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Enter the pipe diameter, length, and flow rate, and select the material of the tool and it will calculate the friction head loss.

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The friction loss calculator calculates the pressure drop or head loss through a conduit like pipe, hose, or channel. The frictional loss in pipes is due to the frictional resistance of the fluid flowing through the system.
**What Causes Friction Loss In Pipe?**

Friction loss in fluids refers to the reduction in pressure or energy of flowing fluid through a conduit like a pipe, hose, or channel. The loss of energy or pressure is caused by the inner surface of the conduit.#
Friction loss in fluids can be caused by several factors:
**How to Calculate Friction Loss?**

**Friction Loss Example:**

Let's suppose a city is designing a water distribution system. The Pipe Diameter is 150 mm, the Pipe Length is 1,000 meters, and the flow Rate is 0.5 cubic meters per second. Then what are the pipe friction loss calculations according to the Hazen-Williams Equation?
**Given:**
Pipe Diameter (D) = 150 mm
Pipe Length (L) = 1,000 meters.
Flow Rate (Q) = 0.5 m^3/sec
Pipe friction losses calculation =?
**Solution:**
The friction loss equations of Hazen-Williams are:
\[Hf = \frac{0.2083 \cdot (L / C)^{1.852} \cdot Q^{1.852}}{D^{4.87}}\]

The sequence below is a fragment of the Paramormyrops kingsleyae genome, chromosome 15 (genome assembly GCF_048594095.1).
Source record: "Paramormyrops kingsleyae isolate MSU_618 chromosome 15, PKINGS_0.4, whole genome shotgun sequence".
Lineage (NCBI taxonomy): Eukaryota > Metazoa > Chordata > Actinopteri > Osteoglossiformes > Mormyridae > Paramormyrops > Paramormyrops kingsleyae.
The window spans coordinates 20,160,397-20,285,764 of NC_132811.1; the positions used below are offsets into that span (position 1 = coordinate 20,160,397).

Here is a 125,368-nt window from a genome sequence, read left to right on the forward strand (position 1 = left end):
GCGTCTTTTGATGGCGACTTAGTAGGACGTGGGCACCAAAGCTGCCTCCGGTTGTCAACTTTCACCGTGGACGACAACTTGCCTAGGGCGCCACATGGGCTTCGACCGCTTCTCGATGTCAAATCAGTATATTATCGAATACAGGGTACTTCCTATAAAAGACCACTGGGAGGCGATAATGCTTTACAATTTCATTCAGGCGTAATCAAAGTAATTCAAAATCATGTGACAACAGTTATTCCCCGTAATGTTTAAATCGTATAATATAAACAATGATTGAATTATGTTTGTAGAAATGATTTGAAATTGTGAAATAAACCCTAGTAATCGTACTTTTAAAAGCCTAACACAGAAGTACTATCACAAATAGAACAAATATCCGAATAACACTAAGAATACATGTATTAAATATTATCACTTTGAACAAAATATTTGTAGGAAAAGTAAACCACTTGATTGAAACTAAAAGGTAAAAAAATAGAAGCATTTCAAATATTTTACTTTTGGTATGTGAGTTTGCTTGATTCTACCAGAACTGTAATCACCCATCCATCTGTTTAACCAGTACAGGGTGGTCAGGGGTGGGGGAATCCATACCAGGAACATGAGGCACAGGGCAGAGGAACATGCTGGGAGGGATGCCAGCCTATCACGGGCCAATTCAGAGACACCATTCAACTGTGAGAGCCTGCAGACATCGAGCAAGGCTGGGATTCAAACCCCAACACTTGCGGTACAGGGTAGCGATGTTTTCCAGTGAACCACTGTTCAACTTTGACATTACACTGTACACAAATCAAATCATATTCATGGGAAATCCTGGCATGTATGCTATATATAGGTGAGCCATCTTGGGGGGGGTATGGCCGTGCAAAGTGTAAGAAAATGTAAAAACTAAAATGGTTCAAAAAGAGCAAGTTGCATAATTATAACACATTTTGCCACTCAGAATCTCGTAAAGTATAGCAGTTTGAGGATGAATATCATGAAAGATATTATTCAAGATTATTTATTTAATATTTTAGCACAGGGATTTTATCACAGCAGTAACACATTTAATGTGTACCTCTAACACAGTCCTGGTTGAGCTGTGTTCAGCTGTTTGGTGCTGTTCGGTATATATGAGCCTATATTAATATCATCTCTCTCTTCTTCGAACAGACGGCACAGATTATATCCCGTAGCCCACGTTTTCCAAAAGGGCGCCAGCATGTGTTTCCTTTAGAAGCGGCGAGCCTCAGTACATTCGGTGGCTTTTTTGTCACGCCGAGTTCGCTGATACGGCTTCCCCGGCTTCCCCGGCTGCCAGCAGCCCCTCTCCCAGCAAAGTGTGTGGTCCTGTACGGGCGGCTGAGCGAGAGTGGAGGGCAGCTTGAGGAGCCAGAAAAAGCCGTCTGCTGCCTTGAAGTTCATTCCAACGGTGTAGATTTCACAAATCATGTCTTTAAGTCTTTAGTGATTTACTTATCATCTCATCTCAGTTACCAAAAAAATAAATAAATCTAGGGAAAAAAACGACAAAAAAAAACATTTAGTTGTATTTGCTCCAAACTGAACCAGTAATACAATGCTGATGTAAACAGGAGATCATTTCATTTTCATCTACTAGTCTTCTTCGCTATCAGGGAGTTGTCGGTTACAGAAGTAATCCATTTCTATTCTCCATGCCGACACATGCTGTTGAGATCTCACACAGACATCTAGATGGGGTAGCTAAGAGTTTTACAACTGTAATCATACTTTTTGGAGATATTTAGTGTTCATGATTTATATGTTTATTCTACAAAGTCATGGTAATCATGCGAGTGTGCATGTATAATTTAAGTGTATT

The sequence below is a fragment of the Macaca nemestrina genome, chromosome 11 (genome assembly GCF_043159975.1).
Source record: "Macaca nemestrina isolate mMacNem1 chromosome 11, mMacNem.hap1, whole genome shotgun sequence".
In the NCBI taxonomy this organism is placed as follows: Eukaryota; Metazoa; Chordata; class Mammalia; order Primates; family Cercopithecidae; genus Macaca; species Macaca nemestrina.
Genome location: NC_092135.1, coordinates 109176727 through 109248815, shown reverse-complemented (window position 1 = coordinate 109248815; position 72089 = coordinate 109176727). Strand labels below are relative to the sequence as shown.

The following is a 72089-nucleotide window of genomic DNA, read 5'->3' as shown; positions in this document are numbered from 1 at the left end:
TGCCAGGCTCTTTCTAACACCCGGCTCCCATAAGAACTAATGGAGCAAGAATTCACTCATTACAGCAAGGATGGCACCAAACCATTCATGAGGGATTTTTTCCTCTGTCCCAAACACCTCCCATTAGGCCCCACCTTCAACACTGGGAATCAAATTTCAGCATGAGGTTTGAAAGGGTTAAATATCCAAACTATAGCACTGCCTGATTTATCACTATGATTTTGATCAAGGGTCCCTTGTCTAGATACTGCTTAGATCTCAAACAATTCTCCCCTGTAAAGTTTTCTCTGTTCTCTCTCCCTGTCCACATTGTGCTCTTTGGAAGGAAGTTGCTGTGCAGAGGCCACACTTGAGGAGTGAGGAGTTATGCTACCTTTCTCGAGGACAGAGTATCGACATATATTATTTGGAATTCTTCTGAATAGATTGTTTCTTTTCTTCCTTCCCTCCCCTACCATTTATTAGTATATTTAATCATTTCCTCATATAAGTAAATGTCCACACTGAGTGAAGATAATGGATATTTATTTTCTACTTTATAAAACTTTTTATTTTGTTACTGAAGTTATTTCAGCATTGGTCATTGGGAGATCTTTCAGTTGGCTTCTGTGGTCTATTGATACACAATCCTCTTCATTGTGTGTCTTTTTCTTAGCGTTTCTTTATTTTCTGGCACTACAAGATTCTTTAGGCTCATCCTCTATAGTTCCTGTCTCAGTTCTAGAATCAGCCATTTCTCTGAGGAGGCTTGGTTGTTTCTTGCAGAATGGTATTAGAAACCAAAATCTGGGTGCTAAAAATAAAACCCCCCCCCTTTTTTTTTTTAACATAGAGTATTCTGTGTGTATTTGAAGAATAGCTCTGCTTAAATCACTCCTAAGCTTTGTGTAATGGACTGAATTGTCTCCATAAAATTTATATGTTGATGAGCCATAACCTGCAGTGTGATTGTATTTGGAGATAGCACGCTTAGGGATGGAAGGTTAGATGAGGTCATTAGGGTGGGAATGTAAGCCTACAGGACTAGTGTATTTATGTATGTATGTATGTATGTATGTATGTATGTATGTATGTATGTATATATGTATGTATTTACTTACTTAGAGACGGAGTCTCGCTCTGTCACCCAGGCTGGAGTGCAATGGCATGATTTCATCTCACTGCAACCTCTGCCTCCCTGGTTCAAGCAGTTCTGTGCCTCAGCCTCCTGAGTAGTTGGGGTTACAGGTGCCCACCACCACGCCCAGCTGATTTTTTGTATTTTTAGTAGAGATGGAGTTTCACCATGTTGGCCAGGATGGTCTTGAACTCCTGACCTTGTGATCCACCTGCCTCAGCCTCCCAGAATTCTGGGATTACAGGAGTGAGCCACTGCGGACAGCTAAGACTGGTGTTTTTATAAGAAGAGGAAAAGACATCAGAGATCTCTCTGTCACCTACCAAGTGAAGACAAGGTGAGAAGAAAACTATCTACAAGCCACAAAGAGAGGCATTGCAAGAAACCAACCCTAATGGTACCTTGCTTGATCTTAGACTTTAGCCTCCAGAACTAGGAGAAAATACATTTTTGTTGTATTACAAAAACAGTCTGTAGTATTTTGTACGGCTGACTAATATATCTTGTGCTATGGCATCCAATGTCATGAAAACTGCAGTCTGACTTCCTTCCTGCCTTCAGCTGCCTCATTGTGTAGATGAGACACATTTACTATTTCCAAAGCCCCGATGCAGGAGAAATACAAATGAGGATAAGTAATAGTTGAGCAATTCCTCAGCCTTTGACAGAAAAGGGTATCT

Insert the values in the friction loss formula:
\[Hf = \frac{0.2083 \cdot (1,000 m / 150)^{1.852} \cdot (0.5 m^3/s)^{1.852}}{(0.15 m)^{4.87}}\]
Then:
\[Hf \approx 4.366 \text{ meters}\]
**Related Questions:**

**What Are Friction’s Major And Minor Losses In Pipes?**

**What Is The Friction Factor of PVC Pipe?**

150 is the Pipe Roughness Coefficient for PVC pipes. The pipe loss calculations do include the material coefficient.
**Citation:**

From Sciencedirect.com: Friction loss

- Pipe Roughness
- Flow Velocity
- Pipe Length
- Pipe Diameter
- Fluid Viscosity

You can find frictional loss in pipes with the Hazen-Williams equation which is as follows:
\[Hf = \frac{0.2083 \cdot (L / C)^{1.852} \cdot Q^{1.852}}{D^{4.87}}\]
Where:

**Hf**= head loss due to friction**C**= Hazen-Williams friction coefficient**L**= Length of the pipe**Q**= flow rate**D**= Internal diameter of the pipe

- Major friction loss in pipe is due to the friction effect between the moving fluid and the walls of the pipe.
- Minor loss in pipe occurs due to any disturbance that can be caused by the installed fittings on the pipeline.

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